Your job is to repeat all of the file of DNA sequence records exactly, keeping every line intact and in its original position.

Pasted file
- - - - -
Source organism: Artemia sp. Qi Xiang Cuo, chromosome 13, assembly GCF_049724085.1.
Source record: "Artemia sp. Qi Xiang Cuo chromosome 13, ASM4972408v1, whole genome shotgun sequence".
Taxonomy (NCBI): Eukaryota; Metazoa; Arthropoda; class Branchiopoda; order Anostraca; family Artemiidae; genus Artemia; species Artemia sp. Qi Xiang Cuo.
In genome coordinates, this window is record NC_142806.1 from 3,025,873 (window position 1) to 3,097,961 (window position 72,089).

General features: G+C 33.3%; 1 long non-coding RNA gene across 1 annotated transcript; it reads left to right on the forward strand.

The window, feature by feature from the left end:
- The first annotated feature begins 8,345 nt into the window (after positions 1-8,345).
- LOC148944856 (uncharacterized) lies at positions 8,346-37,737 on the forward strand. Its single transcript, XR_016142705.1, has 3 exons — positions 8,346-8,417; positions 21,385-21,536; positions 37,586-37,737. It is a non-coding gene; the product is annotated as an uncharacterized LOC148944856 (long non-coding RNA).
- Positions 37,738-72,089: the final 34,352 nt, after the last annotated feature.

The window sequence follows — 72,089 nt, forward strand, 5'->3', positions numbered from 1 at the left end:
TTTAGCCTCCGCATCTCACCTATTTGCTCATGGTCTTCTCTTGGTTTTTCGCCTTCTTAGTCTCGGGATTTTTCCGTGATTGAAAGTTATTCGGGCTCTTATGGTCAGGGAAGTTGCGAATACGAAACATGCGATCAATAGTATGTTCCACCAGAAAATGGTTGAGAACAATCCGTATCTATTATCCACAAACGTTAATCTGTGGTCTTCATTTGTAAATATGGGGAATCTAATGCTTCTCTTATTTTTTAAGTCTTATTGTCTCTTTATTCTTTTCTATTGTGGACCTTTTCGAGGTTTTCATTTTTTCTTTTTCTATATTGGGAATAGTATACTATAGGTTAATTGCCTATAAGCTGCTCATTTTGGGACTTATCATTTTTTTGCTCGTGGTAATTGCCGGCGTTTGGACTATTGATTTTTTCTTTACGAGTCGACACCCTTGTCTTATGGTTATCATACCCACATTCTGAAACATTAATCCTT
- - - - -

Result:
Source organism: Artemia sp. Qi Xiang Cuo, chromosome 13, assembly GCF_049724085.1.
Source record: "Artemia sp. Qi Xiang Cuo chromosome 13, ASM4972408v1, whole genome shotgun sequence".
Taxonomy (NCBI): Eukaryota; Metazoa; Arthropoda; class Branchiopoda; order Anostraca; family Artemiidae; genus Artemia; species Artemia sp. Qi Xiang Cuo.
In genome coordinates, this window is record NC_142806.1 from 3,025,873 (window position 1) to 3,097,961 (window position 72,089).

General features: G+C 33.3%; 1 long non-coding RNA gene across 1 annotated transcript; it reads left to right on the forward strand.

The window, feature by feature from the left end:
- The first annotated feature begins 8,345 nt into the window (after positions 1-8,345).
- LOC148944856 (uncharacterized) lies at positions 8,346-37,737 on the forward strand. Its single transcript, XR_016142705.1, has 3 exons — positions 8,346-8,417; positions 21,385-21,536; positions 37,586-37,737. It is a non-coding gene; the product is annotated as an uncharacterized LOC148944856 (long non-coding RNA).
- Positions 37,738-72,089: the final 34,352 nt, after the last annotated feature.

The window sequence follows — 72,089 nt, forward strand, 5'->3', positions numbered from 1 at the left end:
TTTAGCCTCCGCATCTCACCTATTTGCTCATGGTCTTCTCTTGGTTTTTCGCCTTCTTAGTCTCGGGATTTTTCCGTGATTGAAAGTTATTCGGGCTCTTATGGTCAGGGAAGTTGCGAATACGAAACATGCGATCAATAGTATGTTCCACCAGAAAATGGTTGAGAACAATCCGTATCTATTATCCACAAACGTTAATCTGTGGTCTTCATTTGTAAATATGGGGAATCTAATGCTTCTCTTATTTTTTAAGTCTTATTGTCTCTTTATTCTTTTCTATTGTGGACCTTTTCGAGGTTTTCATTTTTTCTTTTTCTATATTGGGAATAGTATACTATAGGTTAATTGCCTATAAGCTGCTCATTTTGGGACTTATCATTTTTTTGCTCGTGGTAATTGCCGGCGTTTGGACTATTGATTTTTTCTTTACGAGTCGACACCCTTGTCTTATGGTTATCATACCCACATTCTGAAACATTAATCCTT